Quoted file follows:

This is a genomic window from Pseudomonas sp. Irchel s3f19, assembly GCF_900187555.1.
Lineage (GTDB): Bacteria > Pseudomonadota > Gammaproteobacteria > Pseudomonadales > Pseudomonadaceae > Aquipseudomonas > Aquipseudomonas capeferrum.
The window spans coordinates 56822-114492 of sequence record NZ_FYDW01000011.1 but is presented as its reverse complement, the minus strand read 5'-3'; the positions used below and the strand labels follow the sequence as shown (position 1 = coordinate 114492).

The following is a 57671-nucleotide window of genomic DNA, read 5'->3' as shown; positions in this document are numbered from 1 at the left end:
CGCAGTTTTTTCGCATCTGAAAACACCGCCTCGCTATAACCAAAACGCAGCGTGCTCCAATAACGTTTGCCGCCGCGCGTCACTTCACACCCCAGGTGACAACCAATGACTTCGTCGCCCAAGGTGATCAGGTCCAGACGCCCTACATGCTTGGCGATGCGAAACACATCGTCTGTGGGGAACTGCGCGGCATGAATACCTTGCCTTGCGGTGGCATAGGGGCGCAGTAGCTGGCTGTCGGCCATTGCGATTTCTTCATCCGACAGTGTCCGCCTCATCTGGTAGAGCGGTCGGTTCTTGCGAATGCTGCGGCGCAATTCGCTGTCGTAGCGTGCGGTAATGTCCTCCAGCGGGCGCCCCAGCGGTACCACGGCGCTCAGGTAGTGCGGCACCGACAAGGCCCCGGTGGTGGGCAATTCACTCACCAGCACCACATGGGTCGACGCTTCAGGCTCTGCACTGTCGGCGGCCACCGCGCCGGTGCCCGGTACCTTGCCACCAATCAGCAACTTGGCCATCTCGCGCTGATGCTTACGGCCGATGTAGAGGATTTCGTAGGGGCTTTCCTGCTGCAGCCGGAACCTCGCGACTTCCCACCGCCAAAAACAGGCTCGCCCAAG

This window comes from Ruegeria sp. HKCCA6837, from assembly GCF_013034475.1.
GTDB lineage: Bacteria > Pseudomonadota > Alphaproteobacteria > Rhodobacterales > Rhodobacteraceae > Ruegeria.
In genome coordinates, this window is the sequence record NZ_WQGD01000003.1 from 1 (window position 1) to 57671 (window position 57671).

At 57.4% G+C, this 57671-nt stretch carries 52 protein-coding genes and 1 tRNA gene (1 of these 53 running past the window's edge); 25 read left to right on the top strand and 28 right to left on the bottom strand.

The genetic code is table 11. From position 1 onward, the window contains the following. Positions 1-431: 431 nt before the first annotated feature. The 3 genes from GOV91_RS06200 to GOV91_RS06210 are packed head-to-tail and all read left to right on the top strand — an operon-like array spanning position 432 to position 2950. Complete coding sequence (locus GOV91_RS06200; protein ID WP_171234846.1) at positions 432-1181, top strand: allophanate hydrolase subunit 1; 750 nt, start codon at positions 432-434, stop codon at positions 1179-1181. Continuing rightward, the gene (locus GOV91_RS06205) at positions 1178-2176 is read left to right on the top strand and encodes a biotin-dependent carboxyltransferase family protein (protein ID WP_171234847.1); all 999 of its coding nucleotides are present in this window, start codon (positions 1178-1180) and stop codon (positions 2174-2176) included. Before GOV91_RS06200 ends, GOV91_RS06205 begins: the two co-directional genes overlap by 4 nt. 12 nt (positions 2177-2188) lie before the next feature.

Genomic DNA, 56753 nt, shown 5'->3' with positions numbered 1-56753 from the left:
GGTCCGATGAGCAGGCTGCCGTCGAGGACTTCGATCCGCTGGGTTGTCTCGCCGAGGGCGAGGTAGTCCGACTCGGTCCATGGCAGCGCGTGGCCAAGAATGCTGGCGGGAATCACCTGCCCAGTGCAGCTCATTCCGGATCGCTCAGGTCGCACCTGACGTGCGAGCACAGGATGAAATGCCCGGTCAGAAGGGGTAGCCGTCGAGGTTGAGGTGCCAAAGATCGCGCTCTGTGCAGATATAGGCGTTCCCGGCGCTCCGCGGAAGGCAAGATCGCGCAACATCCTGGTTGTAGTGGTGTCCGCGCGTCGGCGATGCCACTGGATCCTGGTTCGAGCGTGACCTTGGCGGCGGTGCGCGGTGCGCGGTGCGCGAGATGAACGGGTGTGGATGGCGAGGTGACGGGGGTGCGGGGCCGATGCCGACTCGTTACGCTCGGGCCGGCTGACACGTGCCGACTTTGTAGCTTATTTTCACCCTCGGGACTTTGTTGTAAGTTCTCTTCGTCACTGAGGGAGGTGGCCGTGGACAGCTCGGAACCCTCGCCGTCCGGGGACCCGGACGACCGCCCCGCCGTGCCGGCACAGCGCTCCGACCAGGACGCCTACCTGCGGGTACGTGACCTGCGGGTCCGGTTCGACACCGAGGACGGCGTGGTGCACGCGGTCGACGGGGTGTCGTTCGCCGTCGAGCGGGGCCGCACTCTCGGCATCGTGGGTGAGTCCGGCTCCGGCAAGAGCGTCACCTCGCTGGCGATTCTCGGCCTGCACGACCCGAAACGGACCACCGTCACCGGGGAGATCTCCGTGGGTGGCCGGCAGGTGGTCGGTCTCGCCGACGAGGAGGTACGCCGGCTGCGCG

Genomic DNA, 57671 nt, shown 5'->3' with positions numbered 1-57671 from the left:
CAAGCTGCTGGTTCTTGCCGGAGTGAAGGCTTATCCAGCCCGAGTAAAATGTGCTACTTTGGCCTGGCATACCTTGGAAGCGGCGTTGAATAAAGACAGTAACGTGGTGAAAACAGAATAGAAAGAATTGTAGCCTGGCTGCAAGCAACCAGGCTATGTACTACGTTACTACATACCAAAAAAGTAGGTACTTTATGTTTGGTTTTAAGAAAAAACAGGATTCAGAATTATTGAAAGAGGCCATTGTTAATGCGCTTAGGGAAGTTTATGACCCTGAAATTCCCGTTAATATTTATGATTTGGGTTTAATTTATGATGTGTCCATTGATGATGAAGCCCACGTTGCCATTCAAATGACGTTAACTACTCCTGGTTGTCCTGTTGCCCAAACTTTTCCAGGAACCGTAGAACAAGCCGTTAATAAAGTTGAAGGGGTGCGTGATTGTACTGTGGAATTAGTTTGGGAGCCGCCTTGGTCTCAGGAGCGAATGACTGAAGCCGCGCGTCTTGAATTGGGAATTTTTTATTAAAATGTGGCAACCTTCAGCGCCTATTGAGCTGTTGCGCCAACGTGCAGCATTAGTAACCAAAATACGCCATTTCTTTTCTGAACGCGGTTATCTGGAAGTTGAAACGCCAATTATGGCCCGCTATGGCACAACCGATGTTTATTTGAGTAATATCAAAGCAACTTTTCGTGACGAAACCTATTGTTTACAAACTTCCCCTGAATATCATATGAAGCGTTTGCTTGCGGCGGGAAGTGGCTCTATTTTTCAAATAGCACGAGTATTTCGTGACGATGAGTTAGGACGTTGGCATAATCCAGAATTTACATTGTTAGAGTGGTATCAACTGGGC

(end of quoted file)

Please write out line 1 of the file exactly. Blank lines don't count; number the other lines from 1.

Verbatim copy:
This is a genomic window from Pseudomonas sp. Irchel s3f19, assembly GCF_900187555.1.